Things I know, and things I think I know:

I’m a sucker for a good underdog story, which is why I write a lot about Lincoln Southwest graduate Brandon Reilly.

It’s very possible his story is on the brink of a breakthrough chapter.

A former Nebraska walk-on — who had zero scholarship offers from FBS programs — Reilly has an excellent chance to make the Buffalo Bills’ regular-season roster this season from the jump.

He was elevated to the franchise’s 53-man roster for the final five weeks of last season, but never appeared in a game.

“The top two spots this year, with Kelvin Benjamin and Zay Jones, are pretty locked,” Reilly told me last week. “After that, it’s open. I love to see that. I like my chances. I’m confident.”

Jones’ 27 receptions are tops among Buffalo’s returning receivers. Benjamin, after being acquired in a trade last season, caught only 16 passes in six games.

Veteran Andre Holmes (13 receptions) also is back. As was the case with Reilly last year, Holmes came into the league in 2011 as an undrafted player.

All told, the Bills’ returning wide receivers combined for 56 catches and 653 yards last season. That’s it. So, yes, the 6-foot-2, 205-pound Reilly is in a good position to make the 53-man regular-season roster, and be among the 46 players who suit up for games.

“His best football’s ahead of him,” said former Nebraska receivers coach Keith Williams, who regularly trains a cadre of NFL receivers in Lincoln — including Reilly. “I told him, ‘Bro, they won’t be able to guard you.’ He’s big, fast, quick, smart and strong, and he can catch. Plus, he isn’t an idiot. When he comes to practice, he gets to work. He’s focused.”

However, at the moment, Reilly is a fringe NFL player. That's a fact. But doubt him all you want. He’s used to it.

“He’s a lot like guys that you sometimes hear stories about,” Williams said. “Once they got their opportunity, you realize how good of a player he really is.”

Williams watched Reilly prove doubters wrong at Nebraska, where he finished his college career with 70 receptions for 1,275 yards (18.2 per catch) and six touchdowns.

The coach recalls arriving in Lincoln for the 2015 season. Jordan Westerkamp and De’Mornay Pierson-El were the leading returning receivers from 2014. Kenny Bell had just graduated.

Reilly had been limited to seven games in 2014 because of hamstring issues.

“I didn’t know if he was even on the team when I got there,” Williams recalls. “Once we were able to start working out, I put him on some drills and he flies around the field. He looks like a freakin’ five-star guy. I was like, ‘Who’s that? That ain’t DPE or Westy. That ain’t the two sweet dudes.’ I didn’t know anything about Brandon.”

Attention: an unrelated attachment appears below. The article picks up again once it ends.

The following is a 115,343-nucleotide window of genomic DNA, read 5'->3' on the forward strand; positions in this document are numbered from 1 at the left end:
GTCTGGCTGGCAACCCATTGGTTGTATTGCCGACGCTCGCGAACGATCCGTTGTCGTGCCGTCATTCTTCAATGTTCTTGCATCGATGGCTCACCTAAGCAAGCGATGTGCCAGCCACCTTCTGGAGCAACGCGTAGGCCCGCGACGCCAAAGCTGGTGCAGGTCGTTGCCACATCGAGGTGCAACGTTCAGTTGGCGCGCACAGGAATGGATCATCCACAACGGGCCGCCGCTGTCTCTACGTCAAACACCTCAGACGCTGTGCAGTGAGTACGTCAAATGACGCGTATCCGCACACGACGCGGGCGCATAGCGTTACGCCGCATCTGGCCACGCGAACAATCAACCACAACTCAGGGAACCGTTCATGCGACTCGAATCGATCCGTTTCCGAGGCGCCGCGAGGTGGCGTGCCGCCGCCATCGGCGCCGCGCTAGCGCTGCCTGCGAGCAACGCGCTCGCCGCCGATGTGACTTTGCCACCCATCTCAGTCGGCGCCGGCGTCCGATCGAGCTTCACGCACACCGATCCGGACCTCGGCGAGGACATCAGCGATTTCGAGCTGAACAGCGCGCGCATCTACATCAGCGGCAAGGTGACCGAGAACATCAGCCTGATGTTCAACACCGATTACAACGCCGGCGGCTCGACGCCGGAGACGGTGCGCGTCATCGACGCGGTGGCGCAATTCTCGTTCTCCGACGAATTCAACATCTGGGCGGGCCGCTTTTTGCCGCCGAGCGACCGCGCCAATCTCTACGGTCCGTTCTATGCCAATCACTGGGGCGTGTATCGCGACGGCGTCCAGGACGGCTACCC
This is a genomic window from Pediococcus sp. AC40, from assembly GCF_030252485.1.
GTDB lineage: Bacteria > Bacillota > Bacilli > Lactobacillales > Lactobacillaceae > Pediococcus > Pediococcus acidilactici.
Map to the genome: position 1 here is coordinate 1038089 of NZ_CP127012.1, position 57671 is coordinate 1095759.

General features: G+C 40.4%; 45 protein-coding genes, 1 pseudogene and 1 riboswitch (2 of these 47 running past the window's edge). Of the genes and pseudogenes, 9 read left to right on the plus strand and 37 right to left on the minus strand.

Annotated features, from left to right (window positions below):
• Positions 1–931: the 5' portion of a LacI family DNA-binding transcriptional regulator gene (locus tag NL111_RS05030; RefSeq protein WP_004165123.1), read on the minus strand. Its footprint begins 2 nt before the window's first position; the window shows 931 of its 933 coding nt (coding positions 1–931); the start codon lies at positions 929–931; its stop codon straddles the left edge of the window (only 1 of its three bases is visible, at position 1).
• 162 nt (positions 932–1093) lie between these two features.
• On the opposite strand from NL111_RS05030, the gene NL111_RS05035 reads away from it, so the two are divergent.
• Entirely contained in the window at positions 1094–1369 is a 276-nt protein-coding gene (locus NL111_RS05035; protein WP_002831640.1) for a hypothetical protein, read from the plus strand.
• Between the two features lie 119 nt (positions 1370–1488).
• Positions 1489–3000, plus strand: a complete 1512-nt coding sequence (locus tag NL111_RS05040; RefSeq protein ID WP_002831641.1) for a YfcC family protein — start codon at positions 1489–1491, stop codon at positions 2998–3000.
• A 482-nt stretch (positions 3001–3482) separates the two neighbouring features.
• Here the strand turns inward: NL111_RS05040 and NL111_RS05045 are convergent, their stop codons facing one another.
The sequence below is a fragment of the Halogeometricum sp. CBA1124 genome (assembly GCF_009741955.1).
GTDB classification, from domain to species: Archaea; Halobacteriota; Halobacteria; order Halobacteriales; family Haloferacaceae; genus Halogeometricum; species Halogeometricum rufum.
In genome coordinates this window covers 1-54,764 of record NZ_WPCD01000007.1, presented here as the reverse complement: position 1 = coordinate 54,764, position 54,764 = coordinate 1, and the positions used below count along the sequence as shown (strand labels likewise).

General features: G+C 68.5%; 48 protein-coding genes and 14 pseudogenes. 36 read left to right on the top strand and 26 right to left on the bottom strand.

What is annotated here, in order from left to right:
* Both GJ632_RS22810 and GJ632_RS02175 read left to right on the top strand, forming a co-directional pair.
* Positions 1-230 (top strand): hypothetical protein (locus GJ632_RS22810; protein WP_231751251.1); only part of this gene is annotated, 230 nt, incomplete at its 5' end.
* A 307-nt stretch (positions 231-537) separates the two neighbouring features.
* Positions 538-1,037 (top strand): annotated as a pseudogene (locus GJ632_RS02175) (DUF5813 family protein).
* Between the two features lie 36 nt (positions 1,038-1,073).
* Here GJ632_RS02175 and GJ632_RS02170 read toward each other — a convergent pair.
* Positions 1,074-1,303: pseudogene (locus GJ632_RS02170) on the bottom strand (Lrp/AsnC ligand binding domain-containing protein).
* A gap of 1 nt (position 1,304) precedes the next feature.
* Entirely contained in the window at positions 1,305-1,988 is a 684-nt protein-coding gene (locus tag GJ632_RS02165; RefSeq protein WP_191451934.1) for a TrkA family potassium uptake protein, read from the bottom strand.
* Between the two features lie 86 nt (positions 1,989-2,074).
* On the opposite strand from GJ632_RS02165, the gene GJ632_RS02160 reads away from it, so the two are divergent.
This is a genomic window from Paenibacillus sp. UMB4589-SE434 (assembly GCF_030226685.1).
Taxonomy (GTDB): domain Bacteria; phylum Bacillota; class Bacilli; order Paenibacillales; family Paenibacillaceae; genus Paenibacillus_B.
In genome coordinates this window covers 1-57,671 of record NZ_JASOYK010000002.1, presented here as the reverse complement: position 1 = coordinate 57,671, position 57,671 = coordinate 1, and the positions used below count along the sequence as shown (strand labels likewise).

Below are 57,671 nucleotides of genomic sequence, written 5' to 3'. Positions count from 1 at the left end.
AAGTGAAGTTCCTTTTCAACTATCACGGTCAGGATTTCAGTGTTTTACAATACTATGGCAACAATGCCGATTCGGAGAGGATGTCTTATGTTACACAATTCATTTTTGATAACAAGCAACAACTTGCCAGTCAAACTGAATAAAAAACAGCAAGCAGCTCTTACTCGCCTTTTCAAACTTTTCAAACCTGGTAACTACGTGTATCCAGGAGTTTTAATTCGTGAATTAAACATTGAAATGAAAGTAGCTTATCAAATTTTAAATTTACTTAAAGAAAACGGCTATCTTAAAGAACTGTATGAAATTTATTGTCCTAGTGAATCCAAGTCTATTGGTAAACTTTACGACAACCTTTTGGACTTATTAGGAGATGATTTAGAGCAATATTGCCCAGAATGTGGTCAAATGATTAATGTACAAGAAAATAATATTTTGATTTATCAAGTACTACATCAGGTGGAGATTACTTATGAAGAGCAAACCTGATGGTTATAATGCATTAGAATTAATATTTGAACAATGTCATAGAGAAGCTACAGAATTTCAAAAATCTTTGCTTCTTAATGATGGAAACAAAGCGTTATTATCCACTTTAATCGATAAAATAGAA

Nor do NFL fans, although I think that’s about to change

To his credit, Reilly proceeds with the same underdog mentality he had last preseason, when he led the Bills with 11 receptions for 139 yards.

Yeah, he’s used to being an underdog. It was that way at Nebraska, too.

The pressure ramps up in the NFL.

“It’s more stressful, that’s for sure,” he said. “In college, if you had a bad day, you kind of just put it behind you and worried about the next day. But in the NFL, if you have a bad day or miss a meeting here or there, you could be looking for a new job.”

I have a feeling his story will continue in Buffalo for a while.

* Consider the following an epilogue to my Sunday column (“Requiem for fullback”) regarding Nebraska’s new offense eschewing use of a traditional fullback.

Ron Brown, the former Nebraska assistant, watched a portion of the Huskers’ spring season. He noted that in a sense, the team’s tight ends now fill the role of a fullback.

“You might say the fullback is gone, and maybe in title he’s gone,” Brown said. “But a lot of the same type of responsibilities can be found in the type of (spread) offenses that are out there nowadays. There are a lot of similar responsibilities — not exactly — that the modern-day tight end has with fullbacks in our offense of the 1990s.”

* I just know this: In the new Husker speed-oriented spread, you’re not going to see a Willie Miller (6-1, 250 pounds) lined up in front of Dan Alexander (6-1, 245), as was the case in 1999.

* Was there anything in particular about Scott Frost’s practices that made an impression on Brown?

“I just loved the way Scott quietly had his fingerprints on what was going on,” Brown said. “I loved a lot of the similarities that I saw that dated to the early days of (Tom) Osborne. Scott reminded me a lot of Tom in that sometimes you couldn’t spot where he was, but he had tremendous influence on what was going on in the practice.

“He worked in a quiet way.”

* Great to see Nebraska athletic director Bill Moos making it a priority to have Nebraska and Iowa play on Black Friday for years to come (following a break in 2020 and 2021). I hope Frost gets on board.

Iowa has been thumping Nebraska lately because the Hawkeyes seem to prioritize the game. They clearly play with an edge. They seem to want it more.

Moos and Frost have to change that mindset, pronto.

Iowa has won three in a row, and gets Nebraska in Iowa City in 2018. A fourth straight loss in the series would be flat-out embarrassing for Big Red.

Reach the writer at 402-473-7440 or On Twitter @HuskerExtraSip.